Residential racial segregation (RRS), which is defined as physical separation by race in urban communities, is a geographically defined social determinant of health that disproportionately burdens minorities.8  Although the discriminatory real estate practices that established segregated communities were abolished by the Civil Rights Act of 1964, the average RRS of communities in the United States in 2010, as measured by the dissimilarity index, had decreased only 18% since 1980 and still remains in the “moderate” range category.9  Segregated communities are characterized by higher rates of poverty, greater incidence of crime, fewer opportunities for economic growth, and a dearth of health-promoting resources, which directly impact maternal and child health.8,1012  As such, RRS accounts for some of the residual disparities between black and white infants in infant mortality, preterm birth rates, and low birth weight (BW).1316  However, there is a paucity of research that has examined the impact of segregation on incidence of common morbidities of prematurity.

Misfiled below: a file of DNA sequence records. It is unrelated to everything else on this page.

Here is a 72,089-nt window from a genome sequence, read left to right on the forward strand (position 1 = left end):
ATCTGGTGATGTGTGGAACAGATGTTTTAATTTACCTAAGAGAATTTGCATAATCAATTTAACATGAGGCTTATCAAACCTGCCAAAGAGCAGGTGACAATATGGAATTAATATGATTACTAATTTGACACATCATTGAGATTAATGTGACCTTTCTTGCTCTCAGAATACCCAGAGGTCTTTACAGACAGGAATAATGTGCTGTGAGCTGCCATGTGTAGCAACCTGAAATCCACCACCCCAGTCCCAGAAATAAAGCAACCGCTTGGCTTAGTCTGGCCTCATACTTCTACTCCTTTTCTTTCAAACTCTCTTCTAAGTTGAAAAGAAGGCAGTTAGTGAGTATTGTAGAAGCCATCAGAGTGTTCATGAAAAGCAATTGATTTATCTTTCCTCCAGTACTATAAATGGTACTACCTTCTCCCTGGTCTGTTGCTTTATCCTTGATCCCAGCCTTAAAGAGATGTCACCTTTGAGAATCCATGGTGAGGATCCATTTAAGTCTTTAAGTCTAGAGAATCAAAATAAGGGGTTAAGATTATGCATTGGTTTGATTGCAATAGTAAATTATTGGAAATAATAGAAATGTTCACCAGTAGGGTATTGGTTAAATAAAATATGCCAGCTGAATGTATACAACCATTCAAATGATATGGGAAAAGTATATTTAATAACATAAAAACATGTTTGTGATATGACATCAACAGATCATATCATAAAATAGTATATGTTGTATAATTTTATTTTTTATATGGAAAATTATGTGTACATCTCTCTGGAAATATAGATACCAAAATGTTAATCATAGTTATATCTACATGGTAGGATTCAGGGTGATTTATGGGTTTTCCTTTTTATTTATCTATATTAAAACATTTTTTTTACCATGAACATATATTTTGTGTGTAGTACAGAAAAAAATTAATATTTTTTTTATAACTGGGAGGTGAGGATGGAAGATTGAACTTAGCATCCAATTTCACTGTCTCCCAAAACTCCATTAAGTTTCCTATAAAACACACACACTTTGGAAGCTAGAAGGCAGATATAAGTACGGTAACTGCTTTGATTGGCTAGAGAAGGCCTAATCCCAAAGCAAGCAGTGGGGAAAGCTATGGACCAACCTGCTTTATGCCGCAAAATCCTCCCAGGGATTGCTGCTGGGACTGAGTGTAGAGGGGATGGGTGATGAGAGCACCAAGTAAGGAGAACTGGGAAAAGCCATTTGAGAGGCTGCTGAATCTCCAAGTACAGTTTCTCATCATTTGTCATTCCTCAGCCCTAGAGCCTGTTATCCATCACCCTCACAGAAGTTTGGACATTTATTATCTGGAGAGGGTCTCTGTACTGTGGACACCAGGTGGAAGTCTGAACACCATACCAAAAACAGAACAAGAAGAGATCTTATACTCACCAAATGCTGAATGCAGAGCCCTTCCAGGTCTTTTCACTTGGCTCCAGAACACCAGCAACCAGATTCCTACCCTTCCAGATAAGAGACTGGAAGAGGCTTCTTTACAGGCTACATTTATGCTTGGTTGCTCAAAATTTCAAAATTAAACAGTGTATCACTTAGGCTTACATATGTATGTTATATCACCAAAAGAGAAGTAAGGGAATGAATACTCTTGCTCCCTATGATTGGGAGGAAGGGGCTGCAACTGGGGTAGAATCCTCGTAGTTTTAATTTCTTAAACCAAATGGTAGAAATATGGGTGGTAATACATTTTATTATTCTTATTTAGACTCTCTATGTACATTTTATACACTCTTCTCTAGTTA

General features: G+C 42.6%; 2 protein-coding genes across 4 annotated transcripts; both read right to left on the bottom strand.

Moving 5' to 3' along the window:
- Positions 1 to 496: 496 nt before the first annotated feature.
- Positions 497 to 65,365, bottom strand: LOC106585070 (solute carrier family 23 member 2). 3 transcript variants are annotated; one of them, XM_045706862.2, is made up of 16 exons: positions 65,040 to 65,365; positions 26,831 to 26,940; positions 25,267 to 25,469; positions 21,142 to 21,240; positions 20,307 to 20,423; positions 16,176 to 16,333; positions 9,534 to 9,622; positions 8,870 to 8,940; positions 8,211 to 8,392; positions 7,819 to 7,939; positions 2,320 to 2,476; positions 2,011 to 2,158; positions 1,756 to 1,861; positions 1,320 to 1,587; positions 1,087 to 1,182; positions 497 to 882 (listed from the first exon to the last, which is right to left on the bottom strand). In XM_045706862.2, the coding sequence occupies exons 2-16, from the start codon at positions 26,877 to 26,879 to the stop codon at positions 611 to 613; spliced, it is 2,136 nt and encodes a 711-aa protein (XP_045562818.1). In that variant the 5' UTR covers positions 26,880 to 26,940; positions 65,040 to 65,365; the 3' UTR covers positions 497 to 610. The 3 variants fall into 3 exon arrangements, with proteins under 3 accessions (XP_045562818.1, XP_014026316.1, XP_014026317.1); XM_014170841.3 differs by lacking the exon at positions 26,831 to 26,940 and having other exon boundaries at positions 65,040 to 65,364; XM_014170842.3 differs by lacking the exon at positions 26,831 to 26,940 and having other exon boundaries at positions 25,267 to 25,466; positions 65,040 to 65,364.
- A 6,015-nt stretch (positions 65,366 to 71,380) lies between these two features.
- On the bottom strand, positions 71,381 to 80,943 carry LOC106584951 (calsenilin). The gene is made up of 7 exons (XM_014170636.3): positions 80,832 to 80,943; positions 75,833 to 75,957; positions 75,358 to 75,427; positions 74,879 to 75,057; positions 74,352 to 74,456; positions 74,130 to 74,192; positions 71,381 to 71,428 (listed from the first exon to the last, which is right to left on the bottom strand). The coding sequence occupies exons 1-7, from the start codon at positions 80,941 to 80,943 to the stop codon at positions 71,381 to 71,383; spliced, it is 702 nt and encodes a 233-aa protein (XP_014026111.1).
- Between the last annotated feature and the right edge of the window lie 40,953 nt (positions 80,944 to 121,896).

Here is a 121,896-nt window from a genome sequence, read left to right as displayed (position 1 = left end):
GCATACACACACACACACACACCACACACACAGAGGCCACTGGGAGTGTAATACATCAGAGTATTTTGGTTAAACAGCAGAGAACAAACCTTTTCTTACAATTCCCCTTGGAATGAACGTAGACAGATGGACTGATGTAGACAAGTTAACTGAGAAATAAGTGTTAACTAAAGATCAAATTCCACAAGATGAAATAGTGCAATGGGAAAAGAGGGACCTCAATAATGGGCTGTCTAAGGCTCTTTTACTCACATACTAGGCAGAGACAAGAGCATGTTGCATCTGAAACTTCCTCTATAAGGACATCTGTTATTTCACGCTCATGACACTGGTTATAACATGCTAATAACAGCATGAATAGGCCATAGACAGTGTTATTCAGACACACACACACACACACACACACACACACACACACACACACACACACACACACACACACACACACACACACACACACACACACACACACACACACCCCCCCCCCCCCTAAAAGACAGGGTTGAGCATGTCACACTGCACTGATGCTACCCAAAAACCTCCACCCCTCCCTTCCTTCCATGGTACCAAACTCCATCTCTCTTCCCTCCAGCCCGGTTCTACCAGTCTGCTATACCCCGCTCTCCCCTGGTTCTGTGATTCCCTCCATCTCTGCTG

We conducted a retrospective cohort analysis to determine the influence of RRS on racial disparities in IVH. To lend causal inference to the analysis, we calculated propensity scores for residing in a highly segregated area. These scores were used to match 2 infants with a similar likelihood of residing in a highly segregated area but who differed in their experienced segregation exposure (high versus low levels). We hypothesized that infants born to black and white mothers who lived in a highly segregated area were more likely to develop IVH.